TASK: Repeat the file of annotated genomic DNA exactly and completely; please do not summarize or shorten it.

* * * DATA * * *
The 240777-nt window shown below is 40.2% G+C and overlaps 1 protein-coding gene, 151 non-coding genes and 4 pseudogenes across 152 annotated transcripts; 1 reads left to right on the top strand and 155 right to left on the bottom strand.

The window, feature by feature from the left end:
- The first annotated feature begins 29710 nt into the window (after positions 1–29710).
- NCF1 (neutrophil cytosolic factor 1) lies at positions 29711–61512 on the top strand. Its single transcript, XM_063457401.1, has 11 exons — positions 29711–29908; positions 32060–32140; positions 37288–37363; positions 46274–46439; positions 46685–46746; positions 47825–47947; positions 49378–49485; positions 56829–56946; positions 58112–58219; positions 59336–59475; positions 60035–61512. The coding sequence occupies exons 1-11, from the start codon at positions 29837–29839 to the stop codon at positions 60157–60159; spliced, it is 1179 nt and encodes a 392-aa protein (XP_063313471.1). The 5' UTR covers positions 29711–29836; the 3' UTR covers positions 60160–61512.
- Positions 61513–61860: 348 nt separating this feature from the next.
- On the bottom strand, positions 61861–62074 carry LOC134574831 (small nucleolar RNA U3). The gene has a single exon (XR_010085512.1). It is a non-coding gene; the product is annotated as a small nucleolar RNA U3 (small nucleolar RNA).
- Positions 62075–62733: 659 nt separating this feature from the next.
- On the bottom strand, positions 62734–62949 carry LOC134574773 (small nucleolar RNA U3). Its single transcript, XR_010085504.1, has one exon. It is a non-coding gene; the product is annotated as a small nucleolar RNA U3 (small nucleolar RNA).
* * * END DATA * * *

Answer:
The 240777-nt window shown below is 40.2% G+C and overlaps 1 protein-coding gene, 151 non-coding genes and 4 pseudogenes across 152 annotated transcripts; 1 reads left to right on the top strand and 155 right to left on the bottom strand.

The window, feature by feature from the left end:
- The first annotated feature begins 29710 nt into the window (after positions 1–29710).
- NCF1 (neutrophil cytosolic factor 1) lies at positions 29711–61512 on the top strand. Its single transcript, XM_063457401.1, has 11 exons — positions 29711–29908; positions 32060–32140; positions 37288–37363; positions 46274–46439; positions 46685–46746; positions 47825–47947; positions 49378–49485; positions 56829–56946; positions 58112–58219; positions 59336–59475; positions 60035–61512. The coding sequence occupies exons 1-11, from the start codon at positions 29837–29839 to the stop codon at positions 60157–60159; spliced, it is 1179 nt and encodes a 392-aa protein (XP_063313471.1). The 5' UTR covers positions 29711–29836; the 3' UTR covers positions 60160–61512.
- Positions 61513–61860: 348 nt separating this feature from the next.
- On the bottom strand, positions 61861–62074 carry LOC134574831 (small nucleolar RNA U3). The gene has a single exon (XR_010085512.1). It is a non-coding gene; the product is annotated as a small nucleolar RNA U3 (small nucleolar RNA).
- Positions 62075–62733: 659 nt separating this feature from the next.
- On the bottom strand, positions 62734–62949 carry LOC134574773 (small nucleolar RNA U3). Its single transcript, XR_010085504.1, has one exon. It is a non-coding gene; the product is annotated as a small nucleolar RNA U3 (small nucleolar RNA).